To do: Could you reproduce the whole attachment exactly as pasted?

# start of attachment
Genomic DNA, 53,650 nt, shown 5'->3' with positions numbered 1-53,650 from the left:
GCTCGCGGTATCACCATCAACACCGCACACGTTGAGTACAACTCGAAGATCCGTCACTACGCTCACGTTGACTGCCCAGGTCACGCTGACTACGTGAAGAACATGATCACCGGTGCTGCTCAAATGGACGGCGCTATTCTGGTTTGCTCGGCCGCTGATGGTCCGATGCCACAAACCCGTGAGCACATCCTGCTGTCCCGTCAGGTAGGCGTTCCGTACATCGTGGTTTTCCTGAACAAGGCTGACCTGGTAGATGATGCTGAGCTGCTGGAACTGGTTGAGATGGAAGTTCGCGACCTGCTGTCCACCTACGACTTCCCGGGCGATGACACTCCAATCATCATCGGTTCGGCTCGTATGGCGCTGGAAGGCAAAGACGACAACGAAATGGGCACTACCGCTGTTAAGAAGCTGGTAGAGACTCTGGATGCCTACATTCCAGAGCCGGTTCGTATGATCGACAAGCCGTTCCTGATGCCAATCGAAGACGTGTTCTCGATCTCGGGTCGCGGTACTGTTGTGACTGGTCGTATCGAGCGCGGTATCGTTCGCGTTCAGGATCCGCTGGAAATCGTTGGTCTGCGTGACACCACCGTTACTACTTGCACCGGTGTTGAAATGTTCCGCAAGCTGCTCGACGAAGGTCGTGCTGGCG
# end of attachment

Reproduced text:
Genomic DNA, 53,650 nt, shown 5'->3' with positions numbered 1-53,650 from the left:
GCTCGCGGTATCACCATCAACACCGCACACGTTGAGTACAACTCGAAGATCCGTCACTACGCTCACGTTGACTGCCCAGGTCACGCTGACTACGTGAAGAACATGATCACCGGTGCTGCTCAAATGGACGGCGCTATTCTGGTTTGCTCGGCCGCTGATGGTCCGATGCCACAAACCCGTGAGCACATCCTGCTGTCCCGTCAGGTAGGCGTTCCGTACATCGTGGTTTTCCTGAACAAGGCTGACCTGGTAGATGATGCTGAGCTGCTGGAACTGGTTGAGATGGAAGTTCGCGACCTGCTGTCCACCTACGACTTCCCGGGCGATGACACTCCAATCATCATCGGTTCGGCTCGTATGGCGCTGGAAGGCAAAGACGACAACGAAATGGGCACTACCGCTGTTAAGAAGCTGGTAGAGACTCTGGATGCCTACATTCCAGAGCCGGTTCGTATGATCGACAAGCCGTTCCTGATGCCAATCGAAGACGTGTTCTCGATCTCGGGTCGCGGTACTGTTGTGACTGGTCGTATCGAGCGCGGTATCGTTCGCGTTCAGGATCCGCTGGAAATCGTTGGTCTGCGTGACACCACCGTTACTACTTGCACCGGTGTTGAAATGTTCCGCAAGCTGCTCGACGAAGGTCGTGCTGGCG